Tuesday, December 8, 2009

Other Side of the Holiday Season


When I was folding up the paper bag from my newly purchased bottle of Pinot Grigio, the image of an elephant caught my attention. I thought it had something to do with Africa, but it turned out to be a message about drinking and driving. It was a sobering moment. It got me thinking about how holidays can be an unhappy time for families living with alcoholism.

Holidays and celebrations are often equated with drinking and for some, it means living with parents or spouses who start drinking early on - and keep on drinking until later on. Anxiety can start to creep in at the sight of the liquor bottle on the counter or the drinker having an early morning sip of some of  "the hair of the dog that bit them" (supposedly a cure for a hangover).

It got me thinking about how for many -- Christmas is probably a lonely, sad time of year. I am blessed with an incredibly large, loving clan which means the "small" Christmas gatherings we have every second year still guarantee at least 14 at the table. I have friends that do not have the benefit of a family of such size - and it reminds me not to take mine for granted. There are people who have recently received bad news or lost a loved one, and for them, Christmas may feel hollow and sad. My family had a Christmas like that in 1997.

My Mom passed away a week after her 58th birthday - December 5th. I had small children so needless to say, Christmas went on as usual - as normal as I could possibly make it. My sisters and brother and I did not come together as we traditionally would -- instead we spent quiet time with our respective spouses and children. I think we were all still numb from the funeral and the reality of the loss hadn't fully sunk in. I was writing funeral thank you notes at the same time I was making out my Christmas cards. Surreal.

With the economic pressures on people, the wars being fought, the families being separated, I imagine that this time of year will be a source of stress and pain for many. They need to be remembered; they need people to reach out in love to them; they need the gifts of understanding and caring.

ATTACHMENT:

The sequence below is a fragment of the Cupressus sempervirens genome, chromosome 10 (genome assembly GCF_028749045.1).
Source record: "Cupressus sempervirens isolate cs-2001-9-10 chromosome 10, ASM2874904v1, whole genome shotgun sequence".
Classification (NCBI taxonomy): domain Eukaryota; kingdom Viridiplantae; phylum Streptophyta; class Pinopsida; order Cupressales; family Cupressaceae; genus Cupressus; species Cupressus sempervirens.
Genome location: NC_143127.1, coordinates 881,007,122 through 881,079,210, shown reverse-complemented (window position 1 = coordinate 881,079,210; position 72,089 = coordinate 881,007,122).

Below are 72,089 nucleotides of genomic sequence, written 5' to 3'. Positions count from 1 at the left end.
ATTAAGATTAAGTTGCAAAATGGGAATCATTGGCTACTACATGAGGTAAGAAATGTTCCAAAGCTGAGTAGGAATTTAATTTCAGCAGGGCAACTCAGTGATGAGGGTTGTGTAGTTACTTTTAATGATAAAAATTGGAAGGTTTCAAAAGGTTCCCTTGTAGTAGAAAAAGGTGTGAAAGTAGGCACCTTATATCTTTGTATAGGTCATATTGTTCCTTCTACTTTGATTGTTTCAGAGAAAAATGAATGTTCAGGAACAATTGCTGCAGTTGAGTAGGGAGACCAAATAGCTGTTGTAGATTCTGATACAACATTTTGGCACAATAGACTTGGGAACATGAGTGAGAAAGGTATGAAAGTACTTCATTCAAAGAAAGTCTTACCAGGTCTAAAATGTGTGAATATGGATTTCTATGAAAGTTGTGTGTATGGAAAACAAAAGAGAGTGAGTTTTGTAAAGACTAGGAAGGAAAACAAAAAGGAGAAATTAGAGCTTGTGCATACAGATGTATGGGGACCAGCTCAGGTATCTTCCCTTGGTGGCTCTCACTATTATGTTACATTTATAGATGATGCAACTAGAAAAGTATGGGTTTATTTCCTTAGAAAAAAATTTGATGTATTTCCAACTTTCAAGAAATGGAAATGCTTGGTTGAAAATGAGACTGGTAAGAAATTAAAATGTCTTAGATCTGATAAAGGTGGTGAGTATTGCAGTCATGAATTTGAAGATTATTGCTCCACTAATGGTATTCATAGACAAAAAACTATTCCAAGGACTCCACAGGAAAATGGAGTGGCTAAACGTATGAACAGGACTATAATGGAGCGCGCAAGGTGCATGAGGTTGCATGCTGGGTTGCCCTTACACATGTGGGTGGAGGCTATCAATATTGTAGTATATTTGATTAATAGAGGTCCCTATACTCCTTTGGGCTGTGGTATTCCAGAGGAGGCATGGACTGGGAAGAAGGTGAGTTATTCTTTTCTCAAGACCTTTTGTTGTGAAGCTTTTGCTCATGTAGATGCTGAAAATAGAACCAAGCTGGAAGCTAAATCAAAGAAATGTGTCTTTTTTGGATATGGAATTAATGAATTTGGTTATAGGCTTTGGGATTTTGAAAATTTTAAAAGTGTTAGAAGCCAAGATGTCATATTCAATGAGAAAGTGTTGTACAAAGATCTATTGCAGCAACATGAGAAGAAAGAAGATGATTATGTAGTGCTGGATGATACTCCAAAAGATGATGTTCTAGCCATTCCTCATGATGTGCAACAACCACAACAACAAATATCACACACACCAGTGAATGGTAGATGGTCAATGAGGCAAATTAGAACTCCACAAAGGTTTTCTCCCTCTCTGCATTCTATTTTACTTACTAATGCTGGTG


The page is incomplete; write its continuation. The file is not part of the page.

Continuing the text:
So as I immerse myself in the Christmas joy that is mine -- I will reflect on and remember those who are wrestling with their own challenges, fighting the good fight - and it will deepen my gratitude for all that I have and  who I love in my life. And to anyone for whom Christmas won't be merry -- I will wish  you peace.


4 comments:

  1. My brother-in-law is a high school math teacher and football coach and just last weekend two of his teammates/students were in a car accident - one of the kids died. He was only 17. The other kid was seriously injured. His brother was the driver and he'd been drinking. We, the community, are quite shaken. It's always hard to say goodbye to kids - especially for something so easily prevented. So, I definitely hear your post.

    Also, a year ago Saturday my boss (an amazing woman) died from breast cancer. It was a struggle getting through the holiday season, and she wasn't even my family. So, I can't imagine how horrible it must be to lose someone so dear to you, especially at a time when family is so central.

    Great post Lyn - my heart is with yours.

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  2. Oh I understand this one far too well. Both my parents died not long before Christmas many years apart, but even so.
    I was in the middle of treatment for breast cancer this time four years ago.
    and as for my youngest son, well....
    So my little family of me and eldest and my sis and her hubby and her two will all be at the table making the best of it.
    Cause even if it's sad it's about making the magic happen for me. And definately making the best of it.
    So eldest and I will cook together the meal for the others. And the youngest will be with us throughout in our minds and hopes.
    xx

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  3. I remember the first time someone told me the holiday season was the time of the year with the highest suicide rate. I was stunned.

    Growing up in a large family where the holidays are big deal, I couldn't fathom why. But now, what with more and more people falling into poverty, and the reality of facing Christmas without all of my loved ones at home, I think I can understand it fully for the first time.

    It truly must be terrible for those without family...this time when it is even more evident/prominant than usual. :/

    I think you have a lovely post here, and I agree with your closing sentiments: For those who cannot seem have a merry holiday, let it at least be filled with peace.

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  4. A beautiful, thoughtful, and thought-provoking post, Lyn...your compassion and concern for others is inspiring...and I, for one, am grateful for your friendship, and kind words...May God especially bless you this Christmas!! ~Janine XO

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